This sequential version is much too slow. It would introduce several wait states, destroying our throughput. It is implemented in the !PIPELINED sections of the Write_FIFO.v module, but this code is disabled in favor of the PIPELINED code described below.
There are several difficulties involved in doing the above steps concurrently:
- We can initiate a read of the FIFO, but it's not until the next cycle that we know whether the FIFO had anything to give us, and the cycle after that that we get the data.
- We can write to a memory port, but it's not until the next cycle that we're told whether the port can accept our write. If not, we must hold our write until the port accepts it.
- It is therefore not until three clocks after initiating a FIFO read that we know whether we're stalled by the SDRAM! In that time we must keep reading from the FIFO (to maintain our bandwidth). Any FIFO reads we had initiated in the meantime will complete and the results must be stored somewhere: a tiny two-entry FIFO made of two registers (called “slots”).
- We're writing to two memory ports (color and depth) and either or both could stall.
To solve all these problems we put the current state of the system into a five-bit value and switch on this value to determine what to do. The value has the following bits:
- Bit 4: Whether we currently have data back from the FIFO read. This is the logical “AND” of whether we asked for a read two clocks ago and were told one clock ago that the FIFO wasn't empty.
- Bit 3: Whether the color memory port is asking us to wait. This is the logical “AND” of whether we asked for a write last clock and are told this clock to wait.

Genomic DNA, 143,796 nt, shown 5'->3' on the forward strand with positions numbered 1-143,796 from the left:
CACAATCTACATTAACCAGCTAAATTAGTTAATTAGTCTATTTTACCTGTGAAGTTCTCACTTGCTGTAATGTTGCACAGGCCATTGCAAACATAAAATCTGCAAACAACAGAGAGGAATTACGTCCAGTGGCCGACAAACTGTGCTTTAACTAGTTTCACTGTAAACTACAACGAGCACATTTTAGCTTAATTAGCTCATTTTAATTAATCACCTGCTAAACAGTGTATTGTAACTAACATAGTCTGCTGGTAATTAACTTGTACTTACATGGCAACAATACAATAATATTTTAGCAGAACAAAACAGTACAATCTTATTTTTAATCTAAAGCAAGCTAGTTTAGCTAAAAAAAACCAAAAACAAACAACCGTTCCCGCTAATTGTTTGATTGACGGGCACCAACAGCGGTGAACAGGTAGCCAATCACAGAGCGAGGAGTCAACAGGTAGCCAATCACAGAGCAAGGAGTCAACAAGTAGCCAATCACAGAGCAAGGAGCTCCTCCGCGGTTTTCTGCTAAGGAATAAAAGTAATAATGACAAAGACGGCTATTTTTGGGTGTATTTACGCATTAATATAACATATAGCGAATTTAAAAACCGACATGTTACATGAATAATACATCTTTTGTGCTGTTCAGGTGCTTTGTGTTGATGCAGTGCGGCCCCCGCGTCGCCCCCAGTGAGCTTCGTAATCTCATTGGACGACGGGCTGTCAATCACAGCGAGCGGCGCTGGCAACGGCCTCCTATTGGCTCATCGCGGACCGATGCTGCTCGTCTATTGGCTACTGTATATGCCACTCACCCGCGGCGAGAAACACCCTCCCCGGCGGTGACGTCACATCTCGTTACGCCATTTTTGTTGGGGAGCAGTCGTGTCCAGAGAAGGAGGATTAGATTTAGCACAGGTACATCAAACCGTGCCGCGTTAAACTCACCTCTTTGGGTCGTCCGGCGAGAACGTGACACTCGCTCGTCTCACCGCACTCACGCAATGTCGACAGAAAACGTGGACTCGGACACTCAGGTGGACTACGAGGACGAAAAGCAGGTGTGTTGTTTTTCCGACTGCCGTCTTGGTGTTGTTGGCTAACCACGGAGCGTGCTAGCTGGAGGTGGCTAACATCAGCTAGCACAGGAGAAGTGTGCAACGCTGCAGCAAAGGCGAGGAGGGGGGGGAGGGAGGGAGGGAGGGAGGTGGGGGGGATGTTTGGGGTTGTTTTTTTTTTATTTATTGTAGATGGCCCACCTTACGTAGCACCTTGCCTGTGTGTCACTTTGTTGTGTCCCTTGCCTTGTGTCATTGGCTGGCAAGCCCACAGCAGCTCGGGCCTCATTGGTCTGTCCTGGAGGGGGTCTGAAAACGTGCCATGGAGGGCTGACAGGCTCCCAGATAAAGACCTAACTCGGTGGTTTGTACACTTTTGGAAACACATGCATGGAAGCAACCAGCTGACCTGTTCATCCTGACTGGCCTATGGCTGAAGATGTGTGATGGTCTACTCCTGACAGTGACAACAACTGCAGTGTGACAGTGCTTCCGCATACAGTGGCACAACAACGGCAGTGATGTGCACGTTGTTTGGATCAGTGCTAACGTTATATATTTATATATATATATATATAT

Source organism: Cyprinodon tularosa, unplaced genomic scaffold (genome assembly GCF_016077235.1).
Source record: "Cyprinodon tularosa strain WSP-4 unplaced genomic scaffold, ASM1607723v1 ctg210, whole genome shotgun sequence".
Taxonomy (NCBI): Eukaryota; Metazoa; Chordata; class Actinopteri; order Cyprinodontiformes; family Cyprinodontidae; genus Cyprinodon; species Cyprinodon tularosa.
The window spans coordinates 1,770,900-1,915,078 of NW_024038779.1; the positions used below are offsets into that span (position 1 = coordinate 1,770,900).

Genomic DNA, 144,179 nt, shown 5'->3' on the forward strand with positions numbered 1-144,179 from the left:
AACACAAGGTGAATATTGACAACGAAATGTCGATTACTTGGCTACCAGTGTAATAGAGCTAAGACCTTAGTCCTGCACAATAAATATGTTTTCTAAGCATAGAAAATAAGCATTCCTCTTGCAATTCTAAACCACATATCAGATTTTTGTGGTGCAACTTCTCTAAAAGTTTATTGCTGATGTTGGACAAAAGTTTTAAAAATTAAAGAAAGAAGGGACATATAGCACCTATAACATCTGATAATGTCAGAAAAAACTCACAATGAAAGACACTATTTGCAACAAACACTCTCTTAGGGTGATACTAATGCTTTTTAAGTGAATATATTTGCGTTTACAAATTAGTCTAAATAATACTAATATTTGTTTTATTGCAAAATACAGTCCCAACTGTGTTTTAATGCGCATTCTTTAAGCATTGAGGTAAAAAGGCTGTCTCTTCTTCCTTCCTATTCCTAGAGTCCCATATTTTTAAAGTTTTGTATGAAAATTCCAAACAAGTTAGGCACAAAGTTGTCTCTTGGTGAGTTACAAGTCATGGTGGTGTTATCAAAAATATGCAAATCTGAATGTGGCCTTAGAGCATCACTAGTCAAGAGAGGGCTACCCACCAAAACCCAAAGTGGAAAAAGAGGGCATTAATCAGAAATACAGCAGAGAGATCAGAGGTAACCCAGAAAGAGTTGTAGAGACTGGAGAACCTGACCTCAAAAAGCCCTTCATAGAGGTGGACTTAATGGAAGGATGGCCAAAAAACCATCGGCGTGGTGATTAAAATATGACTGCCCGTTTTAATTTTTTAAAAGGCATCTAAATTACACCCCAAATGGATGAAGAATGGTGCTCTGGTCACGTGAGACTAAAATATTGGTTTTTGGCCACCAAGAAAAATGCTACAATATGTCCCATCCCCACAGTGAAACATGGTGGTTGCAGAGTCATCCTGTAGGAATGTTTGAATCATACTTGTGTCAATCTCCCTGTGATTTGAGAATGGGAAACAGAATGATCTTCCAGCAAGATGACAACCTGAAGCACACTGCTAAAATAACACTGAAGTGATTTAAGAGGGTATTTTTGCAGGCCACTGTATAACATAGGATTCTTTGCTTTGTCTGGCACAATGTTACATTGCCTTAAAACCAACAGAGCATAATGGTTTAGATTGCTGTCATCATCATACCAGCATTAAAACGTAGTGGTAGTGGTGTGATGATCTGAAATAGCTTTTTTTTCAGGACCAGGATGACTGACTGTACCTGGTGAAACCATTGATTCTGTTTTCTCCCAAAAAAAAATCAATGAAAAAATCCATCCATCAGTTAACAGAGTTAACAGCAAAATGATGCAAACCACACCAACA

- Bit 2: Whether the depth memory port is asking us to wait.
- Bit 1: Whether the first slot is full. We have a bit to keep track of this.
- Bit 0: Whether the second slot is full.
There are 32 combinations of these five bits, but they map to only 11 different behaviors, of which two are error cases (e.g., data in slot 2 but no data in slot 1). A few examples:
- For the value 10000, we have new data from the FIFO, the memory ports aren't blocked, and there's nothing in the slots. We can write the FIFO's data to memory immediately. This is the most common case.
- For values 11100, 10100, and 11000, we have new data from the FIFO but one or both of the memory ports are blocked, and none of the slots are used. Put the FIFO data into slot 1.
- For value 00011, we have no new FIFO data and the memory is not blocked, but both slots are full. Write slot 1 to memory and move slot 2 to slot 1.
See the casez statement in the Write_FIFO.v file for all cases.
The amazing WaveDrom package will be used to illustrate the common cases. Only the color memory port is shown, but the same logic would apply to depth. First, a single fetch from the FIFO, written to memory:
At clock 1 we initiate the FIFO read, at clock 2 we find that it succeeded (the FIFO is not empty), and at clock 3 we can read the data and simultaneously write it to the SDRAM. In the next example we write two (pairs of) pixels sequentially, and neither blocks:
For the next example, one cycle after our memory write the controller tells us to wait. We must hold the data and the write signal indefinitely (though in this case only one extra cycle):
We can now combine our previous two examples. We read three pixels from the FIFO, but the first is stalled one cycle when writing to memory. We must write the second pixel to slot 1, then the next cycle simultaneously write slot 1 to memory and replace it with the third pixel:
This last example uses both slots because the first pixel stalls for two cycles. This is the worst-case scenario because at cycle 4 we realize that the first pixel's write has stalled and we stop fetching from the FIFO. Even if the stall lasts longer than two cycles, we don't have any more than two pixels to write to the slots: